Indigenous peoples inhabited this area for thousands of years. Pre-Columbian society in the region which is now Paraguay consisted of semi-nomadic tribes at the time of Spanish encounter. They were known for their warrior traditions. These indigenous tribes belonged to five distinct language families, which was the basis of their major divisions. Differing language groups were generally competitive over resources and territories. They were further divided into tribes by speaking languages in branches of these families. Today 17 separate ethnolinguistic groups remain.

The first Europeans in the area were Spanish explorers in 1516. The Spanish explorer Juan de Salazar de Espinosa founded the settlement of Asunción on 15 August 1537. The city eventually became the center of a Spanish colonial province of Paraguay, an attempt to create an autonomous Christian Indian nation. This was the center of the Jesuit missions and settlements in this part of South America in the eighteenth century, which included portions of Uruguay, Argentina, and Brazil. They developed Jesuit Reductions to bring Indian populations together at Spanish missions and protect them from virtual slavery by Spanish settlers, in addition to seeking their conversion to Christianity. Catholicism in Paraguay was influenced by the indigenous peoples; the syncretic religion has absorbed native elements. The reducciones flourished in Eastern Paraguay for about 150 years, until the expulsion of the Jesuits by the Spanish Crown in 1767. The ruins of two 18th-century missions have been designated as World Heritage Sites by UNESCO.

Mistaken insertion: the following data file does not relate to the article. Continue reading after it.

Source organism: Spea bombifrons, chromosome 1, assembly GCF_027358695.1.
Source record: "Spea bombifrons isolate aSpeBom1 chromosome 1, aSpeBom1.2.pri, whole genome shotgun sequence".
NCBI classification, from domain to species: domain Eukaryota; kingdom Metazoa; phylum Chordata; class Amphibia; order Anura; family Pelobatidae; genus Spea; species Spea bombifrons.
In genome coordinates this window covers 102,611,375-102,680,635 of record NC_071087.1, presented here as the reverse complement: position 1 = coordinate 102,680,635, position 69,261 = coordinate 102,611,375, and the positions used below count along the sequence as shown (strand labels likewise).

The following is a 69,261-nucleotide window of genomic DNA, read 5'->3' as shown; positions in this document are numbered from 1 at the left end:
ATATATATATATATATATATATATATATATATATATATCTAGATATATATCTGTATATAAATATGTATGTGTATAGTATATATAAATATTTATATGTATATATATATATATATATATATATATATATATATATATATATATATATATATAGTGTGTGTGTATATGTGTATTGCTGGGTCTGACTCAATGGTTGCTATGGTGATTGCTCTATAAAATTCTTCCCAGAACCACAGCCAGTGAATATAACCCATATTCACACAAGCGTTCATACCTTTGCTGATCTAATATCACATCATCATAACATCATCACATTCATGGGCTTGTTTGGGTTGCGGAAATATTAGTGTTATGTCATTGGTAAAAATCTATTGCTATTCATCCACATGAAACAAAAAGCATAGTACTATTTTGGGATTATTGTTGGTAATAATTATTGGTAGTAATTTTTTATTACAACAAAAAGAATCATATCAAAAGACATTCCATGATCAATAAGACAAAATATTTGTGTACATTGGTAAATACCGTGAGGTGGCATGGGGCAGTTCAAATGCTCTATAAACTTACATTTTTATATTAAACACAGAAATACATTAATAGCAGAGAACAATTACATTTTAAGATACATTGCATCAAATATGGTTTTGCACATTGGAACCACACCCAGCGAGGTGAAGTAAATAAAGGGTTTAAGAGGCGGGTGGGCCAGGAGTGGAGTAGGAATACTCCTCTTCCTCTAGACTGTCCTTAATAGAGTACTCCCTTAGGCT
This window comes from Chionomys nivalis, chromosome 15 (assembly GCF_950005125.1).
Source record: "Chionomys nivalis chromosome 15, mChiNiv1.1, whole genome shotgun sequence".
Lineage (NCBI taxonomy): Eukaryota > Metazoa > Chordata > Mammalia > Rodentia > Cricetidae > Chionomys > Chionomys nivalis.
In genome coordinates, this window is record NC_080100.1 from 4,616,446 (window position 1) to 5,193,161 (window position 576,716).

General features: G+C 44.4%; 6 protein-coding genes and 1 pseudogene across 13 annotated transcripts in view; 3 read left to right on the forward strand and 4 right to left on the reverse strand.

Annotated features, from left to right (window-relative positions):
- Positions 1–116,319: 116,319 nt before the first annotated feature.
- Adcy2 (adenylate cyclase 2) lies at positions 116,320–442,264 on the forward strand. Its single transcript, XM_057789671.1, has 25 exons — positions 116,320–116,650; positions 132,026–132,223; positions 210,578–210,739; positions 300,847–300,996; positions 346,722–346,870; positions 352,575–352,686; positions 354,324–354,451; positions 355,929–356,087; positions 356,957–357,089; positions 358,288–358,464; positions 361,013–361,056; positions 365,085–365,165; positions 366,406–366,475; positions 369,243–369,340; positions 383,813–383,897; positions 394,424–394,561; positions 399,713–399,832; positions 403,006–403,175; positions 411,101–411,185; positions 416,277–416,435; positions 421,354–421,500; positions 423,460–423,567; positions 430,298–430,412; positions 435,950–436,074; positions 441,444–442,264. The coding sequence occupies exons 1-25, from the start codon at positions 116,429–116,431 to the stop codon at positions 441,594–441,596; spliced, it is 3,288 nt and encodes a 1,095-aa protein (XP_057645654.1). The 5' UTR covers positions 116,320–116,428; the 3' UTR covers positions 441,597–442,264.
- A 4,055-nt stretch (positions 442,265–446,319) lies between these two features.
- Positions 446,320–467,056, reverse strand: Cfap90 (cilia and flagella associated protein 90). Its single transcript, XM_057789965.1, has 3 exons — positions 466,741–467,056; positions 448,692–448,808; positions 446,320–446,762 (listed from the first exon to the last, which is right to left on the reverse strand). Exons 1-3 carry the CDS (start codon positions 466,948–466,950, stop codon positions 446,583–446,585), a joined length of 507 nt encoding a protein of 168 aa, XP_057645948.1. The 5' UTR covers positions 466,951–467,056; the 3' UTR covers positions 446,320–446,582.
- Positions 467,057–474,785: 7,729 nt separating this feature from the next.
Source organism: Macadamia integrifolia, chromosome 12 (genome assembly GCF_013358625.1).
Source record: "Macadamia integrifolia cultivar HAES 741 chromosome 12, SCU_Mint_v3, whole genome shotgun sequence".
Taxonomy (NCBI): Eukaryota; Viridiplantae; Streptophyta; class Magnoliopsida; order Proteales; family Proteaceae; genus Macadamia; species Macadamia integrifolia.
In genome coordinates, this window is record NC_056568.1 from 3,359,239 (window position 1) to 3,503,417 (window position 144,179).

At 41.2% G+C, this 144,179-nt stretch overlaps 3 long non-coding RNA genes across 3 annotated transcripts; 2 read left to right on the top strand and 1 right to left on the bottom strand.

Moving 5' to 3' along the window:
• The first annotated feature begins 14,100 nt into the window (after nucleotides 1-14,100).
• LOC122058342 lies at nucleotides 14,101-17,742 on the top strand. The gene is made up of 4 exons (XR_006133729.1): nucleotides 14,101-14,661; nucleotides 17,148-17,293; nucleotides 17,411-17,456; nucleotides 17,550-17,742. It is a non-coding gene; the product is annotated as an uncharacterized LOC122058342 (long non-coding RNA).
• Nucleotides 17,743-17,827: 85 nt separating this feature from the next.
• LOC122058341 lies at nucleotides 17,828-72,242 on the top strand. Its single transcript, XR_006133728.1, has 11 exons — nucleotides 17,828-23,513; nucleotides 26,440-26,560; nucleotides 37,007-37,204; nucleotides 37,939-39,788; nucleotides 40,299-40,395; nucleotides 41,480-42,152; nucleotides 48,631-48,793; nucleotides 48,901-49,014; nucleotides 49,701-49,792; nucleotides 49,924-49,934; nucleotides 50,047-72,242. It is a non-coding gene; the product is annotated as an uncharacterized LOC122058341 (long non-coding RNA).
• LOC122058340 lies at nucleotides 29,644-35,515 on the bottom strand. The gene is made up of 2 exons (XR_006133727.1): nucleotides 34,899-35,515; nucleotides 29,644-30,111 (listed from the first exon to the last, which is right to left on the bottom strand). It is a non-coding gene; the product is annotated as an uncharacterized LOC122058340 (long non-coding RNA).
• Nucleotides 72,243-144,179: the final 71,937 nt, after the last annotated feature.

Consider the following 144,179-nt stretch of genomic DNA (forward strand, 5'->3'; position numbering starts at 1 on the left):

Paraguay Travel Video

Paraguay Travel Video - Paraguay is a country of fascinating contrasts. Its rustic and sophisticated. Its extremely poor and obscenely wealthy. It boasts exotic natural reserves and massive man-made dams. It is a place where horses and carts pull up by Mercedes Benz cars, artisans workshops abut glitzy shopping centers and Jesuit ruins in rural villages near Encarnación are just a few kilometers from sophisticated colonial towns like Asunción. Steamy subtropical rainforests with metallic butterflies contrast with the dry and wild frontier of Northern Paraguay the Chaco.

Here, many Mennonites have created their haven, living alongside some of the countrys many indigenous groups, while the European influence is particularly strong in the laid-back towns like Filadelfia and the more chaotic capital.

Amazing Paraguay Travel Video...

Top 12 Tourist Attractions in Venezuela

This video learn about top 12 tourist attractions in Venezuela. Venezuela is a country on the northern coast of South America.
Angel Falls, Los Roques, Mount Roraima, Pico Bolívar are the main attractions in Venezuela
photo credit :
Orinoco Delta by Gosia Malochleb
Pico Bolívar by Erik Cleves Kristensen
Morrocoy National Park by Rodrigo Ruiz Ciancia
Medanos de Coro by Carlos Adampol Galindo
Mochima National Park by David Lawrence
Los Llanos by CaplinRous
Isla Margarita by Cursor
Mount Roraima by Paolo Costa Baldi
Merida Cable Car by Venezuela1
Choroni by Luis
Los Roques by whltravel
Angel Falls by Erik Cleves Kristensen


Paraguay is a small country landlocked in the heart of South America, bordered by Brazil, Argentina, and Bolivia. Paraguay is also one of the smallest countries in South America. the state capital is located in the city of asuncion. Asuncion has many beautiful homes and buildings with colonial style, a national theater, and a government palace which was built to resemble the Louvre in Paris.